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The First Seventy Years: 95 - Boots And Spurs

...The immediate post Second World War austerity had contributed to the continued presence of 1930s styles of cycling clothes. Most middle-aged and elderly men turned out in 'plus-fours'; a form of trouser with a buckle on the end to enable them to be held up below the knee. This had the advantage of keeping the right leg of the trouser from fouling the chain...

Eric Biddulph continues his account of his days as a keen cyclist.

Eric’s book The First Seventy Years can be obtained for £10 by contacting http://mary@bike2.wanadoo.co.uk or telephoning 01484-658175.

All the cash raised by the book goes to a water aid project in Malawi.

During the 1952/53 winter a meeting was called at a pub in Sutton Bonington, halfway between Nottingham and Leicester, to determine the future of the club. The Clarion was a national organisation with a network of sections throughout the UK. It had strong socialist roots going back to the 19th Century. A tradition had evolved whereby the members of the different sections acknowledged each other on the open road by shouting "Boots" and receiving the response "Spurs".

This spirit of camaraderie was aided by the holding of an annual Easter Meet, a four days jamboree, held in a different location each year. The 'East Midlands' section embraced three sub-sections; Leicester; Nottingham and Heanor. The latter two had regular joint meetings, being only fifteen kilometres apart. Leicester was forty kilometres away and had never had much contact with the others. Apart from the distance there was also a cultural gap. The 'East Mids' section had provided many track riders of international repute who had been selected to ride for Great Britain in the Olympic Games and the World Championships.

Only a few months earlier the section had provided all four team members who together had won the bronze medal in the 4000 metres team pursuit event in the Olympic Games held in Helsinki. The other sub-sections did not have a tradition of track or road racing. Their roots were firmly embedded in time trials and an avid commitment to the Sunday club run. Inevitably, another section was voted into existence at this meeting. The 'Notts and Derby Clarion' section was created. Leicester went its own way, retaining the title of' East Midlands Clarion'. This split was the forerunner of many more that happened in the cycling world in the years that followed. A realisation that it was not always possible to accommodate the aims and aspirations under the same banner of all who chose to ride a bike.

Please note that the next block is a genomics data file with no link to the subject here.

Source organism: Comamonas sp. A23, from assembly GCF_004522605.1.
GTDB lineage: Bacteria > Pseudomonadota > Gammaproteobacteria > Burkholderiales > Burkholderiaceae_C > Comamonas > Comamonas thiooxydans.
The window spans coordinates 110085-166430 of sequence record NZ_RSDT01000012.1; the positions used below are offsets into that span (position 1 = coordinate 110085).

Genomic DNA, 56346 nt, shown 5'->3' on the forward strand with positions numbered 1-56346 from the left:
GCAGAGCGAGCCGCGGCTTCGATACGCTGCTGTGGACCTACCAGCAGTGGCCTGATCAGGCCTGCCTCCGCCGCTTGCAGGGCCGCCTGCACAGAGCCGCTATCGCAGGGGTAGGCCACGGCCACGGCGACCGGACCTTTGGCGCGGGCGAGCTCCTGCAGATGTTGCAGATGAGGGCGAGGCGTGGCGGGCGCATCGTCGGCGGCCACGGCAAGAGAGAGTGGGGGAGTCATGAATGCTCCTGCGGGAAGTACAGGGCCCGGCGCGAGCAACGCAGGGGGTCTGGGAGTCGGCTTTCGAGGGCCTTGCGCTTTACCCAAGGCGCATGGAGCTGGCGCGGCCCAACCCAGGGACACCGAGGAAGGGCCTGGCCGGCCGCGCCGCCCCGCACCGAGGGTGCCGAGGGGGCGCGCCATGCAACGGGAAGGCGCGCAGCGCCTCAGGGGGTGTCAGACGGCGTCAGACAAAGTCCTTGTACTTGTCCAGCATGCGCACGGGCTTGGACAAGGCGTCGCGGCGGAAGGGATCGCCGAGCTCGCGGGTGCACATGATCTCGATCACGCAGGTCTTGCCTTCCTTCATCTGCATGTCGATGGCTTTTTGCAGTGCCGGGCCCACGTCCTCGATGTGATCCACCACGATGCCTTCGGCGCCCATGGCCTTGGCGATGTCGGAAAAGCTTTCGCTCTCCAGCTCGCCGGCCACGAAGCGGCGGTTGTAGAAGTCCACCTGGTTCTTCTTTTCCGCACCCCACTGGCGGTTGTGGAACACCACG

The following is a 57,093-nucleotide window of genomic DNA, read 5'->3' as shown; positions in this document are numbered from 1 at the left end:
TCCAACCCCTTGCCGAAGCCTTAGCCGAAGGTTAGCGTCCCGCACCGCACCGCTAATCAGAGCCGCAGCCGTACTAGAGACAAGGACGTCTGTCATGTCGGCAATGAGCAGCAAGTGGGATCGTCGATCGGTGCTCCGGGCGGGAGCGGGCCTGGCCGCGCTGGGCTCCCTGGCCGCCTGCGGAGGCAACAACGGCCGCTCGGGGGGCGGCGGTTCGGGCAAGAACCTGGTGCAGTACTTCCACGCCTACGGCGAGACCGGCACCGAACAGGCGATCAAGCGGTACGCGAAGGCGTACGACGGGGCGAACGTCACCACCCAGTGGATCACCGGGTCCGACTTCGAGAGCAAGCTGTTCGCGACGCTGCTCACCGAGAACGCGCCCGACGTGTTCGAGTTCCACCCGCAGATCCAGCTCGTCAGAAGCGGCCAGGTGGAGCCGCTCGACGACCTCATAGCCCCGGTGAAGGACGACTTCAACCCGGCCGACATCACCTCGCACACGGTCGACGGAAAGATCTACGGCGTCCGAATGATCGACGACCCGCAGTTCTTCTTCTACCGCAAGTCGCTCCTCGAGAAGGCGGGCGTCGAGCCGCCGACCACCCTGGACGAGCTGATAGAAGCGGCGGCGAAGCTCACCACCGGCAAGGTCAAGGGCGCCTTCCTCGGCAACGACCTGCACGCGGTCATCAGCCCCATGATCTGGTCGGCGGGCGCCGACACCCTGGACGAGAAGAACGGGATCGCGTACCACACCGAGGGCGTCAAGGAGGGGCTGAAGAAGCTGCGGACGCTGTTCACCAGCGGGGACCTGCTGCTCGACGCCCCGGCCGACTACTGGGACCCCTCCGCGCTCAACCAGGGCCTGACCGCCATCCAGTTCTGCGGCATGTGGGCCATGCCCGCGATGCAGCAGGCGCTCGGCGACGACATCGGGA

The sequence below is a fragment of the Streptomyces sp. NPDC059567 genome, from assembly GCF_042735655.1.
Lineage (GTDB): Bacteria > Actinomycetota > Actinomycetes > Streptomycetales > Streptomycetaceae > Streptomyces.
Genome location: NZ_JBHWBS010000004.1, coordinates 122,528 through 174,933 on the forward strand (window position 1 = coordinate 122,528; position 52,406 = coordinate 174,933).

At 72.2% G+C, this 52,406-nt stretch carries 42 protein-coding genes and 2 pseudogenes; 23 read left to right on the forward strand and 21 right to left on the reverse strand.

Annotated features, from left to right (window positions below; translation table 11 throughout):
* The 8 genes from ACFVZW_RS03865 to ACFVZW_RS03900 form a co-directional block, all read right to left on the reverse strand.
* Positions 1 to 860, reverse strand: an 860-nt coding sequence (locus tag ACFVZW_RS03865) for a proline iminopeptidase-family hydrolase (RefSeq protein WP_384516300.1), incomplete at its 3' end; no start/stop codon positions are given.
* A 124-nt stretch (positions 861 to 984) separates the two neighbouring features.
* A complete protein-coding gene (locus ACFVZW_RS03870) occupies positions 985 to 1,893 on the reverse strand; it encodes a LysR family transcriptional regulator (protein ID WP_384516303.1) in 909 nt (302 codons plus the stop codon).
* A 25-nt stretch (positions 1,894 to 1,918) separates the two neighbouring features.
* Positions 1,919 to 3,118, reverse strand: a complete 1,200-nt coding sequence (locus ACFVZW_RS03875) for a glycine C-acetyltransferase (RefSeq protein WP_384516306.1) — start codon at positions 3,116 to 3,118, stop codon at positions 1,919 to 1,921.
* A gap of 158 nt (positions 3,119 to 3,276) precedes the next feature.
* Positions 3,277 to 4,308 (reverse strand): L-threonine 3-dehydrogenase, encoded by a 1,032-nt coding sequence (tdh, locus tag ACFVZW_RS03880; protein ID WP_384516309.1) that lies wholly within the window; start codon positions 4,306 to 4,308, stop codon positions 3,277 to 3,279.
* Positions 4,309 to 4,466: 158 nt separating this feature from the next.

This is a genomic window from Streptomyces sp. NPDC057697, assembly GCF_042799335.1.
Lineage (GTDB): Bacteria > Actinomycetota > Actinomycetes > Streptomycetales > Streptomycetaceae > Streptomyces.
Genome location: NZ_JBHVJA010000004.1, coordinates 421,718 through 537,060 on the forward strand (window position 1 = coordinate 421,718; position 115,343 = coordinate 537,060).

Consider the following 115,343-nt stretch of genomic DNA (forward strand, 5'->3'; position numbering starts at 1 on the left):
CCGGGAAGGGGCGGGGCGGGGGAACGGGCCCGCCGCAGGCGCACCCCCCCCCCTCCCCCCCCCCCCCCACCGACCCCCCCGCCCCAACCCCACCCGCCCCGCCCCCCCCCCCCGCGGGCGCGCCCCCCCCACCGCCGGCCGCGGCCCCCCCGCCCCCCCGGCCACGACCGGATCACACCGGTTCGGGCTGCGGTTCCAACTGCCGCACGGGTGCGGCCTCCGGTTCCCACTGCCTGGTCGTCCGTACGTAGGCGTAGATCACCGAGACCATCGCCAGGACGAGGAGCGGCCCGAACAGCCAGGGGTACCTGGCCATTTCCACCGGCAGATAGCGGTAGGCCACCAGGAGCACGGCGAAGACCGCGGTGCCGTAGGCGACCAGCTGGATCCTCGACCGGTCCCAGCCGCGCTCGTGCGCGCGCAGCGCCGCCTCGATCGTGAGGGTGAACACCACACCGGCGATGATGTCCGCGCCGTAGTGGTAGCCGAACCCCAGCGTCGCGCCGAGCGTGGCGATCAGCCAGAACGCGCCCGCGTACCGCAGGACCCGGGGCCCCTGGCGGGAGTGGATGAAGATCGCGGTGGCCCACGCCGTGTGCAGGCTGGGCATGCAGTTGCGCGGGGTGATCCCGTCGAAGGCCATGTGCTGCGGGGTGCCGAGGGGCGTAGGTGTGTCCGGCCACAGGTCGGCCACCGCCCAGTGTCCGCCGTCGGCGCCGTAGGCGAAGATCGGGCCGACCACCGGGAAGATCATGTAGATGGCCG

The early 1950s witnessed many changes in the cycling world. Derailleur gear systems were beginning to replace the Sturmey Archer hub gears; the single fixed gear previously only found on track bikes became the favoured system for many clubfolk. It was cheap, relatively maintenance free and generally suitable for the East Midlands terrain.

The immediate post Second World War austerity had contributed to the continued presence of 1930s styles of cycling clothes. Most middle-aged and elderly men turned out in 'plus-fours'; a form of trouser with a buckle on the end to enable them to be held up below the knee. This had the advantage of keeping the right leg of the trouser from fouling the chain. This fashion was originally associated with golf. Those who had entered the pastime post-1945 tended to turn out in ordinary trousers held around the legs, just above the ankle with clips. In the warmer weather both men and women rode in shorts, although they were not so skilfully tailored for the needs of cyclists as we enjoy today. Advances in designer clothing specifically for the cyclist did not materialise until much later. In the racing sphere, time trial riders were required to wear black jerseys and shorts. This was a tradition which went back to the early days of the sport.

In an endeavour to maintain time trialling on public roads all races had to be promoted very early on a Sunday morning, sometimes as early as 5 am. An all-black racing kit combined with these early starts was intended to make cycle racing as inconspicuous as possible. A threat of a ban was thought likely if riders were to be seen in bright jerseys.

In 1954 this veil of secrecy was allowed to slip a little when riders were permitted to compete in time trial races in their club colours. The influence of European cycling had begun to filter across the English Channel. By the late 1950s cyclists could be seen wearing Plus Twos; a European cycling version of the plus fours.

European cycling jerseys with the names of trade sponsors brazened on front and back began to replace the shirts and pullovers which had been standard in the UK for over thirty years. Clubruns were held every Sunday. These were usually day long rides starting between 8 and 9 am in the morning and lasting until 7 or 8 in the evening during the lighter days of summer. It was not unusual to have forty riders on a run creating a snaking trail, sometimes riding single file sometimes two abreast.

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